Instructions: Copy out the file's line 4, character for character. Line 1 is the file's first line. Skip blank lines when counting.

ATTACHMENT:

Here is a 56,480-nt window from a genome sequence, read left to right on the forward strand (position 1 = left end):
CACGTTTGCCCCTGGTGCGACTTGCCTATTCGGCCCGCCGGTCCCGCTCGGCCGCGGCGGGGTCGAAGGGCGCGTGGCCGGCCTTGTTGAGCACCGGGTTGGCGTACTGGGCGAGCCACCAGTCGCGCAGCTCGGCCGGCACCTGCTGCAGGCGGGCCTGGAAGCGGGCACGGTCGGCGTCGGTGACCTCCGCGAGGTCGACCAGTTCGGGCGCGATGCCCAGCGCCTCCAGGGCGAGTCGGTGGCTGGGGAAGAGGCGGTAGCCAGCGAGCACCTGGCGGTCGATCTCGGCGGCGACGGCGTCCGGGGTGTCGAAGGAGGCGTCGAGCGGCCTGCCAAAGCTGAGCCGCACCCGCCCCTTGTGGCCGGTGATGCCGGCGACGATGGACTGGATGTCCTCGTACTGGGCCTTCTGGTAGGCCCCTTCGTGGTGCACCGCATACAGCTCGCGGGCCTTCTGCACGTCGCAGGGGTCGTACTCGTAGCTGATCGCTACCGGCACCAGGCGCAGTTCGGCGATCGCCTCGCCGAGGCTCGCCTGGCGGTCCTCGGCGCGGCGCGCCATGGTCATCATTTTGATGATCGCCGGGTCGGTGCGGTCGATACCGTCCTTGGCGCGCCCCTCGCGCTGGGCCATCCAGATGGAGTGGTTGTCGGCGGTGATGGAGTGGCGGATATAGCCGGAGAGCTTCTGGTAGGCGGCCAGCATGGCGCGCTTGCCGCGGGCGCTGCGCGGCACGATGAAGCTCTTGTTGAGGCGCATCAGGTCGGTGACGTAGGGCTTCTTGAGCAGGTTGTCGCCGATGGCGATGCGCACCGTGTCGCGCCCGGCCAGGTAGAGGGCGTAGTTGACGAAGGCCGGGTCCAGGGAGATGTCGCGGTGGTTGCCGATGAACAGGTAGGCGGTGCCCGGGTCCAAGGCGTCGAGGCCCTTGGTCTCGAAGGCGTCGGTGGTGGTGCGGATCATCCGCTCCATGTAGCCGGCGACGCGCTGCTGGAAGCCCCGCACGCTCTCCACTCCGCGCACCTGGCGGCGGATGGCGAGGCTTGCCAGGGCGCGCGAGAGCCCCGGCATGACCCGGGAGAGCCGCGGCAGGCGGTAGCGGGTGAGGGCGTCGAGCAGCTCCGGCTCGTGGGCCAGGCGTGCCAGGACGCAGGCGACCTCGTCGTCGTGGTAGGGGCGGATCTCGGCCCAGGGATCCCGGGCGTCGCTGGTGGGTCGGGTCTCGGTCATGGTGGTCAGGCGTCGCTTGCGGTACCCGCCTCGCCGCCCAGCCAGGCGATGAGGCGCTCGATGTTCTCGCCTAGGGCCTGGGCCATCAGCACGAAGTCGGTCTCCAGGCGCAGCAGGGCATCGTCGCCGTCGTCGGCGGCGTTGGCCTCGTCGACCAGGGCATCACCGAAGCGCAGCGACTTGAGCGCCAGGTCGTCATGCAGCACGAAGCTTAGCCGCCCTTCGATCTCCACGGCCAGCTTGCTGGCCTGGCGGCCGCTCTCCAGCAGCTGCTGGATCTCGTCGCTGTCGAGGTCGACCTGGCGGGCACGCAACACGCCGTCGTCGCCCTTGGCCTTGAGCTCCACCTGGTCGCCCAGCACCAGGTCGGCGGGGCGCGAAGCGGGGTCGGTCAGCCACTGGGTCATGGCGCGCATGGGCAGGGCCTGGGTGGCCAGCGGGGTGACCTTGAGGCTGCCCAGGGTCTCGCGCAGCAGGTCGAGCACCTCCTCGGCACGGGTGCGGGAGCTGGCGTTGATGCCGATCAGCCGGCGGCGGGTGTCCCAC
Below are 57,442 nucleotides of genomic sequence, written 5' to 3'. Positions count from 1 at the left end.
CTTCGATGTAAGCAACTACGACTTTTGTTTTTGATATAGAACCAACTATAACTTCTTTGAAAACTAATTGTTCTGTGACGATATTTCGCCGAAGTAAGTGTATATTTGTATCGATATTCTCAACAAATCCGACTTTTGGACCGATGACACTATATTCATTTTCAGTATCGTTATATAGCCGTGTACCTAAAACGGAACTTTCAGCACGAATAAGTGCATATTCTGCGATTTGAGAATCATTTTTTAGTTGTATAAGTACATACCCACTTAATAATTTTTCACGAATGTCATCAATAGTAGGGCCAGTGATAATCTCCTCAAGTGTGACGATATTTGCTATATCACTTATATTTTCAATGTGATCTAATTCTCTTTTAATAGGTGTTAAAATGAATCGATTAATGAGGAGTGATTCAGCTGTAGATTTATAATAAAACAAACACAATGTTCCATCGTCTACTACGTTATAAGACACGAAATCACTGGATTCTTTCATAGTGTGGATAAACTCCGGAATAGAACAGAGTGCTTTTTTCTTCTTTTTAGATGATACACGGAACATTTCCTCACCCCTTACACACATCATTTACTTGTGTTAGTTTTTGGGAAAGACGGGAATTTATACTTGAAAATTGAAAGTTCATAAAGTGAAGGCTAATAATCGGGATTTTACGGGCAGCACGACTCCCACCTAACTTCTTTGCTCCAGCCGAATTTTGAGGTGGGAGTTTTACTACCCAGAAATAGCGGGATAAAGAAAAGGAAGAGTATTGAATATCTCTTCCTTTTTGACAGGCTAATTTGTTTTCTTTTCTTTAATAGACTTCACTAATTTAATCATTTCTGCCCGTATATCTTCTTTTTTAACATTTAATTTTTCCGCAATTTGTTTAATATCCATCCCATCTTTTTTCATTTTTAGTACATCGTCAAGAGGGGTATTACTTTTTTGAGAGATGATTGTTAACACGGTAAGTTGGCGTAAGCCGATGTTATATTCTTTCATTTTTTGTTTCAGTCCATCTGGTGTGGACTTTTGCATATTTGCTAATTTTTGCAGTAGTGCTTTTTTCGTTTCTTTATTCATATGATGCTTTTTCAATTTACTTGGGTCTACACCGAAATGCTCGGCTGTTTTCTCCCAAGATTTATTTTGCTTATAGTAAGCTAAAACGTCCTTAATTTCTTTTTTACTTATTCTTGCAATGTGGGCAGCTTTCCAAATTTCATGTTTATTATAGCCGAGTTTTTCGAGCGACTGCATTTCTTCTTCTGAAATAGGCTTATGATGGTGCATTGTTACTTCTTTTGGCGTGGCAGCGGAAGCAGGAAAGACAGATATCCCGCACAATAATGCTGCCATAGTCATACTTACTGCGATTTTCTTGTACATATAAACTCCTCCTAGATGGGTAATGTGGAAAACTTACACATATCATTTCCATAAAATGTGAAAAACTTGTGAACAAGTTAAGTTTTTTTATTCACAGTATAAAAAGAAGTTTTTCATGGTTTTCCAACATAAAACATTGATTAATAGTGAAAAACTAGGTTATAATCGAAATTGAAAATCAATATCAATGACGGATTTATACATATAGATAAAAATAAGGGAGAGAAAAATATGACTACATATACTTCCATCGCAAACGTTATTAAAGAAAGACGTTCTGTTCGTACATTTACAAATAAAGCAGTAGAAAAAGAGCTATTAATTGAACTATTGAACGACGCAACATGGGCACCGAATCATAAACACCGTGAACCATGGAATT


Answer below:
CTTCGATGTAAGCAACTACGACTTTTGTTTTTGATATAGAACCAACTATAACTTCTTTGAAAACTAATTGTTCTGTGACGATATTTCGCCGAAGTAAGTGTATATTTGTATCGATATTCTCAACAAATCCGACTTTTGGACCGATGACACTATATTCATTTTCAGTATCGTTATATAGCCGTGTACCTAAAACGGAACTTTCAGCACGAATAAGTGCATATTCTGCGATTTGAGAATCATTTTTTAGTTGTATAAGTACATACCCACTTAATAATTTTTCACGAATGTCATCAATAGTAGGGCCAGTGATAATCTCCTCAAGTGTGACGATATTTGCTATATCACTTATATTTTCAATGTGATCTAATTCTCTTTTAATAGGTGTTAAAATGAATCGATTAATGAGGAGTGATTCAGCTGTAGATTTATAATAAAACAAACACAATGTTCCATCGTCTACTACGTTATAAGACACGAAATCACTGGATTCTTTCATAGTGTGGATAAACTCCGGAATAGAACAGAGTGCTTTTTTCTTCTTTTTAGATGATACACGGAACATTTCCTCACCCCTTACACACATCATTTACTTGTGTTAGTTTTTGGGAAAGACGGGAATTTATACTTGAAAATTGAAAGTTCATAAAGTGAAGGCTAATAATCGGGATTTTACGGGCAGCACGACTCCCACCTAACTTCTTTGCTCCAGCCGAATTTTGAGGTGGGAGTTTTACTACCCAGAAATAGCGGGATAAAGAAAAGGAAGAGTATTGAATATCTCTTCCTTTTTGACAGGCTAATTTGTTTTCTTTTCTTTAATAGACTTCACTAATTTAATCATTTCTGCCCGTATATCTTCTTTTTTAACATTTAATTTTTCCGCAATTTGTTTAATATCCATCCCATCTTTTTTCATTTTTAGTACATCGTCAAGAGGGGTATTACTTTTTTGAGAGATGATTGTTAACACGGTAAGTTGGCGTAAGCCGATGTTATATTCTTTCATTTTTTGTTTCAGTCCATCTGGTGTGGACTTTTGCATATTTGCTAATTTTTGCAGTAGTGCTTTTTTCGTTTCTTTATTCATATGATGCTTTTTCAATTTACTTGGGTCTACACCGAAATGCTCGGCTGTTTTCTCCCAAGATTTATTTTGCTTATAGTAAGCTAAAACGTCCTTAATTTCTTTTTTACTTATTCTTGCAATGTGGGCAGCTTTCCAAATTTCATGTTTATTATAGCCGAGTTTTTCGAGCGACTGCATTTCTTCTTCTGAAATAGGCTTATGATGGTGCATTGTTACTTCTTTTGGCGTGGCAGCGGAAGCAGGAAAGACAGATATCCCGCACAATAATGCTGCCATAGTCATACTTACTGCGATTTTCTTGTACATATAAACTCCTCCTAGATGGGTAATGTGGAAAACTTACACATATCATTTCCATAAAATGTGAAAAACTTGTGAACAAGTTAAGTTTTTTTATTCACAGTATAAAAAGAAGTTTTTCATGGTTTTCCAACATAAAACATTGATTAATAGTGAAAAACTAGGTTATAATCGAAATTGAAAATCAATATCAATGACGGATTTATACATATAGATAAAAATAAGGGAGAGAAAAATATGACTACATATACTTCCATCGCAAACGTTATTAAAGAAAGACGTTCTGTTCGTACATTTACAAATAAAGCAGTAGAAAAAGAGCTATTAATTGAACTATTGAACGACGCAACATGGGCACCGAATCATAAACACCGTGAACCATGGAATT